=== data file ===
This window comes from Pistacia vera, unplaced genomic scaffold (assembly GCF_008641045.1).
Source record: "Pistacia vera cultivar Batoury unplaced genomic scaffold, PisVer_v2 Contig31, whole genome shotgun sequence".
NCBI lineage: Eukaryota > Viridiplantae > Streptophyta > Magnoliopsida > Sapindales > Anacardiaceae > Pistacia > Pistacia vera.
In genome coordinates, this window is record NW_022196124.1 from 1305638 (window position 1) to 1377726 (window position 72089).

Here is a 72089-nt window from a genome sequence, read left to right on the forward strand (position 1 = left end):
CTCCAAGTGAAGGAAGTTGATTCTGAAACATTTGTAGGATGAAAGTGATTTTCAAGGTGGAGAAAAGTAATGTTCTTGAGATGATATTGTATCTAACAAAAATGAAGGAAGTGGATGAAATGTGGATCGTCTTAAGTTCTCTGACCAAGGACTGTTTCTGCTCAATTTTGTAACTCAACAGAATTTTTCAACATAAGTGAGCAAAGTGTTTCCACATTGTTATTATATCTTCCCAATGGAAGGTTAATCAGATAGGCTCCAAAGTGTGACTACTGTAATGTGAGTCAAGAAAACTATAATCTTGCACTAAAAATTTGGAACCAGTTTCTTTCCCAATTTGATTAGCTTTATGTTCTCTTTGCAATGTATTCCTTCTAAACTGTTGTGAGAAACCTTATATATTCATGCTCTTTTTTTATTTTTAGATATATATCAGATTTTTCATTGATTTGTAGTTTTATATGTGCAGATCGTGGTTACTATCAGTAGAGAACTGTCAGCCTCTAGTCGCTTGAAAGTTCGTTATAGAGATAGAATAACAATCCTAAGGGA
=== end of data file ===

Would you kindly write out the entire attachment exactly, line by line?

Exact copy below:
This window comes from Pistacia vera, unplaced genomic scaffold (assembly GCF_008641045.1).
Source record: "Pistacia vera cultivar Batoury unplaced genomic scaffold, PisVer_v2 Contig31, whole genome shotgun sequence".
NCBI lineage: Eukaryota > Viridiplantae > Streptophyta > Magnoliopsida > Sapindales > Anacardiaceae > Pistacia > Pistacia vera.
In genome coordinates, this window is record NW_022196124.1 from 1305638 (window position 1) to 1377726 (window position 72089).

Here is a 72089-nt window from a genome sequence, read left to right on the forward strand (position 1 = left end):
CTCCAAGTGAAGGAAGTTGATTCTGAAACATTTGTAGGATGAAAGTGATTTTCAAGGTGGAGAAAAGTAATGTTCTTGAGATGATATTGTATCTAACAAAAATGAAGGAAGTGGATGAAATGTGGATCGTCTTAAGTTCTCTGACCAAGGACTGTTTCTGCTCAATTTTGTAACTCAACAGAATTTTTCAACATAAGTGAGCAAAGTGTTTCCACATTGTTATTATATCTTCCCAATGGAAGGTTAATCAGATAGGCTCCAAAGTGTGACTACTGTAATGTGAGTCAAGAAAACTATAATCTTGCACTAAAAATTTGGAACCAGTTTCTTTCCCAATTTGATTAGCTTTATGTTCTCTTTGCAATGTATTCCTTCTAAACTGTTGTGAGAAACCTTATATATTCATGCTCTTTTTTTATTTTTAGATATATATCAGATTTTTCATTGATTTGTAGTTTTATATGTGCAGATCGTGGTTACTATCAGTAGAGAACTGTCAGCCTCTAGTCGCTTGAAAGTTCGTTATAGAGATAGAATAACAATCCTAAGGGA